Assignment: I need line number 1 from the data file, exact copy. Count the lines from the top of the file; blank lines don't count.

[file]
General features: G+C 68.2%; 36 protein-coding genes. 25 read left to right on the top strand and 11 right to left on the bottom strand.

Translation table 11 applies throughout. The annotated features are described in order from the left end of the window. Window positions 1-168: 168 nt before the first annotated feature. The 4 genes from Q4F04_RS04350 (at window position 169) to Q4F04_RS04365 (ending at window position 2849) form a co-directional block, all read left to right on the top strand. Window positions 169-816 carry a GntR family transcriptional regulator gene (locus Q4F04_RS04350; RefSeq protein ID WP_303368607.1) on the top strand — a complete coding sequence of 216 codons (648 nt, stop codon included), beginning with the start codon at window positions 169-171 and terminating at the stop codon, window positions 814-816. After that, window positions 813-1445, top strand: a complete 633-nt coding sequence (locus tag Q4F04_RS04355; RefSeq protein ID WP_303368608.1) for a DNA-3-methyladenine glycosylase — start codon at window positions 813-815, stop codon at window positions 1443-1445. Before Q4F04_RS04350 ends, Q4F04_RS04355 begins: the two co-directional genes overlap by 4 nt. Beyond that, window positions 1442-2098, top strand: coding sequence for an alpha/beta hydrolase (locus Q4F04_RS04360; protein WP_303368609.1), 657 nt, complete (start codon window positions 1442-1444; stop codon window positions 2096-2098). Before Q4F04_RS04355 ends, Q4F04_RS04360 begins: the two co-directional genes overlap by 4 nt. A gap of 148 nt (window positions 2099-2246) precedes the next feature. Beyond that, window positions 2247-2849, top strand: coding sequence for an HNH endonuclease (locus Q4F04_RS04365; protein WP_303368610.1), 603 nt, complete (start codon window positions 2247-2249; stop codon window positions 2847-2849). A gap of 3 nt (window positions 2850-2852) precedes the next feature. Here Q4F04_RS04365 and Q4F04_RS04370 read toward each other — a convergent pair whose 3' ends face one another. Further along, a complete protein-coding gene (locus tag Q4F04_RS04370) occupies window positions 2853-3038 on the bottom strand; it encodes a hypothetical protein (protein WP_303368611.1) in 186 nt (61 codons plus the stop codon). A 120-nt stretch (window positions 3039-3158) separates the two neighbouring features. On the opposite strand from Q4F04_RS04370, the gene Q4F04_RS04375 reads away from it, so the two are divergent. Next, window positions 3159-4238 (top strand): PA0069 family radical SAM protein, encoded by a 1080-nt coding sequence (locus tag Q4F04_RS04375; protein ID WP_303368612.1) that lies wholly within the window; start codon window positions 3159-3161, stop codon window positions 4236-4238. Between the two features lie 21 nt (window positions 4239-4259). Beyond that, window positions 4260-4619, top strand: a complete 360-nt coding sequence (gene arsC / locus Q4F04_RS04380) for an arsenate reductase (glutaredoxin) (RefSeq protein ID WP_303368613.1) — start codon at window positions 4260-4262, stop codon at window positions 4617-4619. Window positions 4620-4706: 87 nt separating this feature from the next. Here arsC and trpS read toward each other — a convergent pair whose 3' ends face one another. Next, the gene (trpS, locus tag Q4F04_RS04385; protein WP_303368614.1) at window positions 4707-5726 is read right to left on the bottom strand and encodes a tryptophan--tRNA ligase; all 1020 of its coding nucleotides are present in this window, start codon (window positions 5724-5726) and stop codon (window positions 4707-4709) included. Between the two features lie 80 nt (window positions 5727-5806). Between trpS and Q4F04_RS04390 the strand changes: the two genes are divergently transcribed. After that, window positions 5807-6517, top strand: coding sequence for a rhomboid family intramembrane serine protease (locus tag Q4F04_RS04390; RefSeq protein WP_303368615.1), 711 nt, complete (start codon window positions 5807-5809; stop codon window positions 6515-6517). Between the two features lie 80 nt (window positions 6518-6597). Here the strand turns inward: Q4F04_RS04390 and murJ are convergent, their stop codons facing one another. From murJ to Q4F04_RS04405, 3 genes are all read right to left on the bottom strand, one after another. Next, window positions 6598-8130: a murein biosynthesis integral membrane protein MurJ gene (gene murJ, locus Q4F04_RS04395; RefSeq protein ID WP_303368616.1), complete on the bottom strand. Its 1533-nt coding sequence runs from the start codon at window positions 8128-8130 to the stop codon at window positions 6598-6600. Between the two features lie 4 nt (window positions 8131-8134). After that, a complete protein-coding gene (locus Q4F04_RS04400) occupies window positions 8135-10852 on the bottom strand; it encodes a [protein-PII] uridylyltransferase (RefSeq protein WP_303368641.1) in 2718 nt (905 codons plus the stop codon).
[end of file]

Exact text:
General features: G+C 68.2%; 36 protein-coding genes. 25 read left to right on the top strand and 11 right to left on the bottom strand.